Upgrading your existing Windows installation

If you want to upgrade your existing Windows installation, start your PC and boot to your existing Windows version, insert the W2K CD, and wait for the splash screen to appear, then select Install Windows 2000. If the splash screen does not appear because you don’t have auto insert notification turned on, run setup.exe from the root of the CD. Click Install Windows 2000, then select Upgrade to Windows 2000. Now follow the instructions on the screen. The installation is very straight forward and doesn’t really require any explanations.

Creating a dual-boot configuration with W2K and your existing Windows installation

Setting up a dual-boot is surprisingly easy. Start your PC and boot to your existing Windows version, insert the W2K CD, and wait for the splash screen to appear, then select Install Windows 2000. If the splash screen does not appear because you don’t have auto insert notification turned on, run setup.exe from the root of the CD. Click Install Windows 2000, then select Install a new copy of Windows 2000 (Clean Install). When you get to the screen to Select Special Options, make sure you click the Advanced button which offers a few very important options.

For the Windows installation folder, specify a new folder name, e.g. Win2K. Be sure not to install into your existing Windows directory and to install into a different partition.

If you have plenty of disk space, you can then check the box to Copy all Setup files from the Setup CD to the hard drive to have the files reside on your hard drive. This is a nice feature that saves you having to dig out the CD every time you want to make a change.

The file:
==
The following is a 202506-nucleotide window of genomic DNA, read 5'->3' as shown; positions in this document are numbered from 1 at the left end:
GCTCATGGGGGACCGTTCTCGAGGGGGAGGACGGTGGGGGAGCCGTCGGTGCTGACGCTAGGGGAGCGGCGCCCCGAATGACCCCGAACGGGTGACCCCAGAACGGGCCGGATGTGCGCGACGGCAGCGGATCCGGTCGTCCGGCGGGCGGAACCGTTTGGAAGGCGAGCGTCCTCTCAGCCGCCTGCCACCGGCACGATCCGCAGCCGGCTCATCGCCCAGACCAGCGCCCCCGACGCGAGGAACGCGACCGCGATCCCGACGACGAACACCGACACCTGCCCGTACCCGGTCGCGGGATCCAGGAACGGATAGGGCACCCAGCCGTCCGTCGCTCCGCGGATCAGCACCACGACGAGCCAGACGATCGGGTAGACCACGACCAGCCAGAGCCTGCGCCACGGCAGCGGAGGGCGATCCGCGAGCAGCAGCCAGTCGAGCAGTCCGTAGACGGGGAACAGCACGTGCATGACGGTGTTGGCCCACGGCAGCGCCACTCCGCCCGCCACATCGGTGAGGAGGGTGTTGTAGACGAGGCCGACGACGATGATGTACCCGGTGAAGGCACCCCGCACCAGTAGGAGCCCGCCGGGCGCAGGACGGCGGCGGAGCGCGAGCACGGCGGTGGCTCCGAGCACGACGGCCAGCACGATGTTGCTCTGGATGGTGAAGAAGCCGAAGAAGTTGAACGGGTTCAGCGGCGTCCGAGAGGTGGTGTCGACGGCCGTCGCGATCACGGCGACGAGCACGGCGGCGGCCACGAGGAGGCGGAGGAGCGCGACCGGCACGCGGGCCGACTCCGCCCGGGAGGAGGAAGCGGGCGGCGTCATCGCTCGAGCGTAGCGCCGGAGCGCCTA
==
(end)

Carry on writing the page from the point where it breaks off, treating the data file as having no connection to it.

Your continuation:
The most important checkbox is to Choose the installation partition during setup. This will allow you to place your W2K installation on a separate partition or drive, which is mandatory. If you put it on the same partition as your existing Windows 95 or 98 installation, it can create conflicts with existing Microsoft programs, e.g. Outlook Express and Netmeeting.

Now follow the instructions on the screen. Once the installation is complete and you reboot the system, you will see a boot menu with your different operating systems listed, one of them being the default which it boots to after a set amount of seconds. W2K setup will take care of the dual-boot option for you, it’s very simple and doesn’t require any brain surgery.

Clean installing W2K/Install from Setup floppies

Two ways to start a clean install: boot from the setup disks you created earlier, or from the CD-ROM directly, and setup will start automatically.

Insert the first setup disk that you made using the makeboot.exe command, boot up your PC and watch setup start.


Most PCs that were built in the last 2 or 3 years support booting from the CD-ROM drive directly. Insert your W2K CD, then turn on your PC. Watch you on the first screen for a line telling you to Press Del to enter Setup or something similar. This will let you change your BIOS settings. Look for the Boot Sequence option and change it so that it boots from the CD-ROM first. Save the settings, exit and reboot. Now your PC will boot from the W2K CD and start setup automatically.

Both ways will bring you to a pretty ugly screen. If you ever have installed NT before, you’ll recognize the screen. First, your hardware configuration will be checked. Go and have a smoke, a piece of pie, or whatever your vice is, this might take a few minutes. When this is done, you need to pay close attention.